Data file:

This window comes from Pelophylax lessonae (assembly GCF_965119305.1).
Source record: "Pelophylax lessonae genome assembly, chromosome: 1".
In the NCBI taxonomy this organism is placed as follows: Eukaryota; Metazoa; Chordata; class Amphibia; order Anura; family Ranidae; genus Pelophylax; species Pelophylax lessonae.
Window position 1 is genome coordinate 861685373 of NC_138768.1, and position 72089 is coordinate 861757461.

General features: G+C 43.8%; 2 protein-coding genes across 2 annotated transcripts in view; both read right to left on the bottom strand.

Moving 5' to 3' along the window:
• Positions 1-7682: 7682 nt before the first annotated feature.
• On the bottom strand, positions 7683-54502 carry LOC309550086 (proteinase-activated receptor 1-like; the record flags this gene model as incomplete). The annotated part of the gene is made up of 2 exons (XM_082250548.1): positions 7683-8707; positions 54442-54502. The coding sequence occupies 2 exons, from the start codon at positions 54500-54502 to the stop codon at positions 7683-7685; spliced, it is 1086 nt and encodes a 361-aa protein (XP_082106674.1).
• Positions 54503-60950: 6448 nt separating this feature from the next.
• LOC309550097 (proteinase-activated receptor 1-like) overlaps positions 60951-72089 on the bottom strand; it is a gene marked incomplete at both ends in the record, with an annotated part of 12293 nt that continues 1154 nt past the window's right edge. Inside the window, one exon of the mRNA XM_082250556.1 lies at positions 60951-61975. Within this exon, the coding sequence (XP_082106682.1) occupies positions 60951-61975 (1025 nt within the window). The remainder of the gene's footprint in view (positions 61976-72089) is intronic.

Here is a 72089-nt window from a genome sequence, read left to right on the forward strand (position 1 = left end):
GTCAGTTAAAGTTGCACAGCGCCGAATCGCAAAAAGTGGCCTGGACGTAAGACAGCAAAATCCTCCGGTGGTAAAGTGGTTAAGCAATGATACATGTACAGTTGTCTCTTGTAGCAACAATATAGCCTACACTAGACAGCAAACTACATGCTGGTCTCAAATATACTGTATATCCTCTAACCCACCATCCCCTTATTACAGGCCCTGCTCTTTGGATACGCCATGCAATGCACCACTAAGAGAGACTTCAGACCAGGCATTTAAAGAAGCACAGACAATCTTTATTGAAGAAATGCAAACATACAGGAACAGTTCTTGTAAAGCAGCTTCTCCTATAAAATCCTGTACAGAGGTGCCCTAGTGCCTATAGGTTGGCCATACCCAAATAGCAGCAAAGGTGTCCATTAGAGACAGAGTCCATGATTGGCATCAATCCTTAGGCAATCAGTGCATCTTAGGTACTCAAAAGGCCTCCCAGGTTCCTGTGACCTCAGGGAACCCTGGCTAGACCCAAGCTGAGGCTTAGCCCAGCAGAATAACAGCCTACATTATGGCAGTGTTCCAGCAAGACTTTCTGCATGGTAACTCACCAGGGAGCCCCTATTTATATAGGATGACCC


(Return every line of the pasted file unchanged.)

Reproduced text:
This window comes from Pelophylax lessonae (assembly GCF_965119305.1).
Source record: "Pelophylax lessonae genome assembly, chromosome: 1".
In the NCBI taxonomy this organism is placed as follows: Eukaryota; Metazoa; Chordata; class Amphibia; order Anura; family Ranidae; genus Pelophylax; species Pelophylax lessonae.
Window position 1 is genome coordinate 861685373 of NC_138768.1, and position 72089 is coordinate 861757461.

General features: G+C 43.8%; 2 protein-coding genes across 2 annotated transcripts in view; both read right to left on the bottom strand.

Moving 5' to 3' along the window:
• Positions 1-7682: 7682 nt before the first annotated feature.
• On the bottom strand, positions 7683-54502 carry LOC309550086 (proteinase-activated receptor 1-like; the record flags this gene model as incomplete). The annotated part of the gene is made up of 2 exons (XM_082250548.1): positions 7683-8707; positions 54442-54502. The coding sequence occupies 2 exons, from the start codon at positions 54500-54502 to the stop codon at positions 7683-7685; spliced, it is 1086 nt and encodes a 361-aa protein (XP_082106674.1).
• Positions 54503-60950: 6448 nt separating this feature from the next.
• LOC309550097 (proteinase-activated receptor 1-like) overlaps positions 60951-72089 on the bottom strand; it is a gene marked incomplete at both ends in the record, with an annotated part of 12293 nt that continues 1154 nt past the window's right edge. Inside the window, one exon of the mRNA XM_082250556.1 lies at positions 60951-61975. Within this exon, the coding sequence (XP_082106682.1) occupies positions 60951-61975 (1025 nt within the window). The remainder of the gene's footprint in view (positions 61976-72089) is intronic.

Here is a 72089-nt window from a genome sequence, read left to right on the forward strand (position 1 = left end):
GTCAGTTAAAGTTGCACAGCGCCGAATCGCAAAAAGTGGCCTGGACGTAAGACAGCAAAATCCTCCGGTGGTAAAGTGGTTAAGCAATGATACATGTACAGTTGTCTCTTGTAGCAACAATATAGCCTACACTAGACAGCAAACTACATGCTGGTCTCAAATATACTGTATATCCTCTAACCCACCATCCCCTTATTACAGGCCCTGCTCTTTGGATACGCCATGCAATGCACCACTAAGAGAGACTTCAGACCAGGCATTTAAAGAAGCACAGACAATCTTTATTGAAGAAATGCAAACATACAGGAACAGTTCTTGTAAAGCAGCTTCTCCTATAAAATCCTGTACAGAGGTGCCCTAGTGCCTATAGGTTGGCCATACCCAAATAGCAGCAAAGGTGTCCATTAGAGACAGAGTCCATGATTGGCATCAATCCTTAGGCAATCAGTGCATCTTAGGTACTCAAAAGGCCTCCCAGGTTCCTGTGACCTCAGGGAACCCTGGCTAGACCCAAGCTGAGGCTTAGCCCAGCAGAATAACAGCCTACATTATGGCAGTGTTCCAGCAAGACTTTCTGCATGGTAACTCACCAGGGAGCCCCTATTTATATAGGATGACCC